When I was coming out of Tullamore yesterday, I ran into a few Dublin supporters. The disappointment and frustration was visible on their faces.

“Bad day, Dalo.” “Ah sure, lookit lads, we’ve had bad days before,” I replied, mindful of those painful memories, and trying to stay some way positive with my Dublin hat on.

“We need to avoid Tipperary now anyway,” one of the Dublin lads said to me.

Jeez, I wasn’t even thinking about Tipp. My big fear for Dublin now is that they could get caught by one of the teams coming out of the Leinster Round Robin group, Laois or Westmeath. Dublin should be able to beat one of those teams, if they met them, but confidence must be extremely low after yesterday and it’s no guarantee.

After all the strides made by Dublin in recent years, especially at underage with them being Leinster minor and U-21 champions last year, that scenario would be disastrous for Dublin hurling.

Yesterday’s performance magnifies the U-21 match against Kilkenny even more now on Wednesday night. I remember being in that position in 2010 when we took a right hiding from Kilkenny in Croke Park and we had to go to Nowlan Park to take on the Kilkenny U-21s three days later. The senior management doubled up as the U-21 management that year and that U-21 win gave us a huge boost. We ended up getting knocked out of the senior championship that year by Antrim but that U-21 win – we went on to win Leinster afterwards – was important for the future of the senior team. It’s the same again now, especially with so many young players in the squad.

It won’t be easy this time around. I know from talking to Eddie Brennan, the Kilkenny U-21 manager, that they are wired, especially after last year’s defeat to Westmeath, and particularly with the expectation surrounding this Kilkenny team, having been All-Ireland minor champions three years ago.

That is the future but yesterday was a sad day for Dublin hurling. Galway brought a huge crowd but there were only specks of blue amongst the sea of maroon and white. I don’t want to be talking about my time in Dublin but our win against Galway in Tullamore in 2011 is one of my most cherished memories from my six years with Dublin. We brought an army of support that evening. We had won the league but every genuine Dublin supporter seemed to travel that night. The team bus was stopped in traffic afterwards and I remember looking out the window and seeing Dublin kids pucking around on the side of the road, having left their cars because they were going nowhere in the gridlock. This is a different time now but it is sad that that momentum and optimism has been lost.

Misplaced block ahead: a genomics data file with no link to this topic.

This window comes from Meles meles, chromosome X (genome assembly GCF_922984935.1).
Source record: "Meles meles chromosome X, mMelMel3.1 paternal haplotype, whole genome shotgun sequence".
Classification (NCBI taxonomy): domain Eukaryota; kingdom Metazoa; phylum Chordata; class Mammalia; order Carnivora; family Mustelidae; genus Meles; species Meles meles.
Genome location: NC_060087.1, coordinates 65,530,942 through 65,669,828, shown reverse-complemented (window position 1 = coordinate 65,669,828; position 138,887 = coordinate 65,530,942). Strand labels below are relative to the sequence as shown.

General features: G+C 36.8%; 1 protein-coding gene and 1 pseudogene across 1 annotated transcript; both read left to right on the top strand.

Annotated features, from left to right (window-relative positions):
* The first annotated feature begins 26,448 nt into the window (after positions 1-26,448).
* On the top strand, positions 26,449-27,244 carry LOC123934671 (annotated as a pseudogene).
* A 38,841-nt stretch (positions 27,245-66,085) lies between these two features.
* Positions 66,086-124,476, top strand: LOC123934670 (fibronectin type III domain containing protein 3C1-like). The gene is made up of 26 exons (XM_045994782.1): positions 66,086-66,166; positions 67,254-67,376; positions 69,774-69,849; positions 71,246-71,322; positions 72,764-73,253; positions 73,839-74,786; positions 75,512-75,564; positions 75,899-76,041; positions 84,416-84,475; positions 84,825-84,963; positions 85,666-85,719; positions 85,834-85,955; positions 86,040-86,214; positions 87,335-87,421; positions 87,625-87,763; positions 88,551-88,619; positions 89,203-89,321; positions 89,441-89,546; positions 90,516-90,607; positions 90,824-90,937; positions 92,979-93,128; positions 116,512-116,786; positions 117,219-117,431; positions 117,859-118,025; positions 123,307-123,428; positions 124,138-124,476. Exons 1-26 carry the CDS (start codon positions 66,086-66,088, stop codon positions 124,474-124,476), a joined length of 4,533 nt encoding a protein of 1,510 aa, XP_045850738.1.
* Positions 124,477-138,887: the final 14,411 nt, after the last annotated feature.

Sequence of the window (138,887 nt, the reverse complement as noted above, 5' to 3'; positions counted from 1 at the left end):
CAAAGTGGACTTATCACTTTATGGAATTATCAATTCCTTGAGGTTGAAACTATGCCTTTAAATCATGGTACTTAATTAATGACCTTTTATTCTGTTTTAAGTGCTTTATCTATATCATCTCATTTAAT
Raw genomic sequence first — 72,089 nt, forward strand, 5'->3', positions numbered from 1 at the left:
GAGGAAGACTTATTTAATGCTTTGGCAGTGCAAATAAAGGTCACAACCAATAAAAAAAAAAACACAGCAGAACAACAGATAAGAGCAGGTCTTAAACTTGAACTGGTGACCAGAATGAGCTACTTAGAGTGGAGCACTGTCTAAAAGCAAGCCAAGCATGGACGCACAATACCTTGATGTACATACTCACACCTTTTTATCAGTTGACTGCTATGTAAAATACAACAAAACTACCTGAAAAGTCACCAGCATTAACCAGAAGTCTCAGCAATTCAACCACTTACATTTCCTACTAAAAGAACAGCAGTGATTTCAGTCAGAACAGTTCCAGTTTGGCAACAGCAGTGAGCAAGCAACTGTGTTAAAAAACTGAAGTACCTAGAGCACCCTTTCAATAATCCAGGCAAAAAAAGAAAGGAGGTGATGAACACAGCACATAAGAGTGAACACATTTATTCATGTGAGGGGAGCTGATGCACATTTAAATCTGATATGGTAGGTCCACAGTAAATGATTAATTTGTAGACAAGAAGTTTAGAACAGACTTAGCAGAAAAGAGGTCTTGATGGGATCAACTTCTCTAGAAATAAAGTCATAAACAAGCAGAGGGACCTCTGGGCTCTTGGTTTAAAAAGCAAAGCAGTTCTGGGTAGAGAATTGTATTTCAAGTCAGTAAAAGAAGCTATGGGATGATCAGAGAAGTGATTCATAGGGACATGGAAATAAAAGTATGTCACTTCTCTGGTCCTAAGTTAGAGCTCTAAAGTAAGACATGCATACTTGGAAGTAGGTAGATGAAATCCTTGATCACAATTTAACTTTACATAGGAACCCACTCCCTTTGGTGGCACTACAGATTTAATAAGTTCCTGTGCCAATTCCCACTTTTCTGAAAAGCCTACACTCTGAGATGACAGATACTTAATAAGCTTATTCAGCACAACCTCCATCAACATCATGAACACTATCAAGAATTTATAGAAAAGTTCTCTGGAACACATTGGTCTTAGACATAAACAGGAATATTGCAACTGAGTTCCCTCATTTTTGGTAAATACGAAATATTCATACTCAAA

In a way, it’s unfair to compare that time with now because we had built up a real head of steam and everyone was rowing in behind us. Galway are one of the favourites for this year’s All-Ireland but we had hope that time and you need hope to go anywhere. And this Dublin team really needs to generate that hope and belief if they are to propel themselves out of this hole they’re now in.

The match itself was a dead duck. Even trying to generate any decent talking points on my Radio One co-commentary was a challenge because Galway just did as they wanted, especially after the sending off of Cian O’Callaghan. The second yellow card looked harsh but I was talking to a fella afterwards who was right behind it and he said it was a cynical foul.